Bats Attack – Are You The Next Target?

Your family will not have to go through this kind of trauma when you get a free home evaluation form the bat experts at nuisance Wildlife Trapper Inc.  So call today to gain peace of mind from filthy flying rodents living in your home.

CALL 866-263-WILD (9453)


Yosemite Hantavirus

Yosemite Hantavirus May And Larger Mouse Population

By Kate Mather, Los Angeles Times  6:00 PM PDT, September 12, 2012

The population of mice that carry hantavirus may have swelled in Yosemite National Park, a possible lead in the ongoing investigation into an outbreak of infections that has killed three people since mid-June.

Trapping of deer mice indicates a larger population, a possible factor in the outbreak of infections. Three Yosemite visitors have died from the disease.

Recent trapping related to the investigation indicates that the park’s deer mouse population is larger this year, said Dr. Vicki Kramer, head of the California Department of Public Health’s vector-borne disease section. Deer mice are the primary carriers of hantavirus in the U.S.

Rodent Trappings Provide Evidence

Agency officials have twice laid peanut butter-laced traps for the rodents at the park, Kramer said. The first traps, set out between Aug. 21 and Aug. 23, were centered on Curry Village, where seven of the eight hantavirus cases have been traced to tent cabins.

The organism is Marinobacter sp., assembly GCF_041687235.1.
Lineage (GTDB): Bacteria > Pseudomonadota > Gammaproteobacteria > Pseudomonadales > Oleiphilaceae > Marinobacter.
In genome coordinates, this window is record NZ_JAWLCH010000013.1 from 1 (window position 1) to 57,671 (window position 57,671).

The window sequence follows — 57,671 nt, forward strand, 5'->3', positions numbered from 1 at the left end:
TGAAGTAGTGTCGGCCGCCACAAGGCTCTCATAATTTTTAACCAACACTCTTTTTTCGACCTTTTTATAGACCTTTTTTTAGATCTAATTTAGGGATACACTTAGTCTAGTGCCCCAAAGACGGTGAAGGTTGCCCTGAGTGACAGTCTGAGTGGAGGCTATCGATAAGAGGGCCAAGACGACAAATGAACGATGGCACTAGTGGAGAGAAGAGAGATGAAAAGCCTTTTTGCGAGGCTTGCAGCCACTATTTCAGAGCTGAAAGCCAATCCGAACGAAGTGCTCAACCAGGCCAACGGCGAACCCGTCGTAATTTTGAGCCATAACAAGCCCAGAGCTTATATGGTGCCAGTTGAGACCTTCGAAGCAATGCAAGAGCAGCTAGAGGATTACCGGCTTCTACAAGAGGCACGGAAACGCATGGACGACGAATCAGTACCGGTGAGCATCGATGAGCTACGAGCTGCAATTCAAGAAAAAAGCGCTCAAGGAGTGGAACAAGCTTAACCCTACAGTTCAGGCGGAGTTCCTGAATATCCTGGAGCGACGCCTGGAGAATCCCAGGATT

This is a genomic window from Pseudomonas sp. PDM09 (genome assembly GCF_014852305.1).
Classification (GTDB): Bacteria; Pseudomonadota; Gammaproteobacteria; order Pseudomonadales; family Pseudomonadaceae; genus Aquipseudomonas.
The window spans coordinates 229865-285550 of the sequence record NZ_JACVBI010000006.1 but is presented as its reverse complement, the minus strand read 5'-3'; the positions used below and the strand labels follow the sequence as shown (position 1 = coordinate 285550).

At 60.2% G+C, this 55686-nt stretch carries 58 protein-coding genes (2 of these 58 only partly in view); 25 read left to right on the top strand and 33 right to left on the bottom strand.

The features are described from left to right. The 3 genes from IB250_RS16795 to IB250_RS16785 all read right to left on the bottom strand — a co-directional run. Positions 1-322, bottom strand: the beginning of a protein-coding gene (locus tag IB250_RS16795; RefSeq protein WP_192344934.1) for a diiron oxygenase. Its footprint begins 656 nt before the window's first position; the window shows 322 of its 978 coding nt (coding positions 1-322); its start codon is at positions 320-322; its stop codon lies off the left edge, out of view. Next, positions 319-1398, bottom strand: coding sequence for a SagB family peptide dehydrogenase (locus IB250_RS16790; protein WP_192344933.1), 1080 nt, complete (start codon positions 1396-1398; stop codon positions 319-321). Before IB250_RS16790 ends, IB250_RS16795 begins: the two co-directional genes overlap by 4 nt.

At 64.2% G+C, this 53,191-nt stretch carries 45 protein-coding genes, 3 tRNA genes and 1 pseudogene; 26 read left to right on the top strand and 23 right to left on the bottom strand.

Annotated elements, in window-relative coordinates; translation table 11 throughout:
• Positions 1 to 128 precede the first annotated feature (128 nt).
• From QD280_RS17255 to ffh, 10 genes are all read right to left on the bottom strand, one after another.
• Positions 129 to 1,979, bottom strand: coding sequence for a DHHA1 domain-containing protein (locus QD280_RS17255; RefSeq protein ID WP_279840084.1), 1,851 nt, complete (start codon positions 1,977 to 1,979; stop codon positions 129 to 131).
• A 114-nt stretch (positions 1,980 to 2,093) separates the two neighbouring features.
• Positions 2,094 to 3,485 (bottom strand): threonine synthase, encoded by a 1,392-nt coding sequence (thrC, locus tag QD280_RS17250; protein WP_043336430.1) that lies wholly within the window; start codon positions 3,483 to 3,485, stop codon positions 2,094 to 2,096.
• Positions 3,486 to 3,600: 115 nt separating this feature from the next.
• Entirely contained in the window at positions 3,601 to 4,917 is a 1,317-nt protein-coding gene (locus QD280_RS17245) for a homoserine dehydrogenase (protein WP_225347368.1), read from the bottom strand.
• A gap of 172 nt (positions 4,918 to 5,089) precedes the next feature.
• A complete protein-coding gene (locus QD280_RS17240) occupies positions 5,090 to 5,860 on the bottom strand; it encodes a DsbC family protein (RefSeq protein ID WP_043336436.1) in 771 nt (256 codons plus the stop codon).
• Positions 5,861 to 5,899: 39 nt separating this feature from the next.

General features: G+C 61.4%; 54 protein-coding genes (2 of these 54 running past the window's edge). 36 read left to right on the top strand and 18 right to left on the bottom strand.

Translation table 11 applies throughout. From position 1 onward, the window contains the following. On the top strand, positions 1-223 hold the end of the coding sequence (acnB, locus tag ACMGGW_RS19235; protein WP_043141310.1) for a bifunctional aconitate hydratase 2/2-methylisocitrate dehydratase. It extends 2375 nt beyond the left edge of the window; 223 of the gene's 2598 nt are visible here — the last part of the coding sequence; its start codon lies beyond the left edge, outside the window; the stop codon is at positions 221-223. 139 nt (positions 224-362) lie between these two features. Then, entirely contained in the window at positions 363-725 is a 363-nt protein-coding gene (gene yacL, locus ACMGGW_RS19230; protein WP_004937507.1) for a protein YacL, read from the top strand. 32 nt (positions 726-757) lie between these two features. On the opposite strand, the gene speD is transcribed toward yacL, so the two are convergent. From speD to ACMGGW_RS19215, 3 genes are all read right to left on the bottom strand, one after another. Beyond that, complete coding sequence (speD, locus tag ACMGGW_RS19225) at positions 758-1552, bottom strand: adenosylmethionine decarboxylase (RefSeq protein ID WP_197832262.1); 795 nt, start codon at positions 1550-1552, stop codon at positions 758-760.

About 50% of the Curry Village traps caught mice, and 13.7% of the rodents tested positive for antibodies of sin nombre virus, indicating that they either have, or have had, hantavirus. The statewide average is about 14%, Kramer said.

Trapping resumed last week, after additional cases of hantavirus were linked to Yosemite — including one traced to the High Sierra Loop that links Yosemite Valley with Tuolumne Meadows and other areas. Traps were also laid in Tuolumne Meadows, where about 45% were successful, Kramer said.

That could indicate a larger mouse population, she said. In 2007, only 17% of traps in the area caught mice; in 2008, 25%. Antibody results for the second set of traps were not yet available.

Some experts have wondered if a population boom of deer mice contributed to the Yosemite outbreak. Scientists have attributed the 1993 outbreak in the Four Corners region of the Southwest to an abundant deer mouse population that year.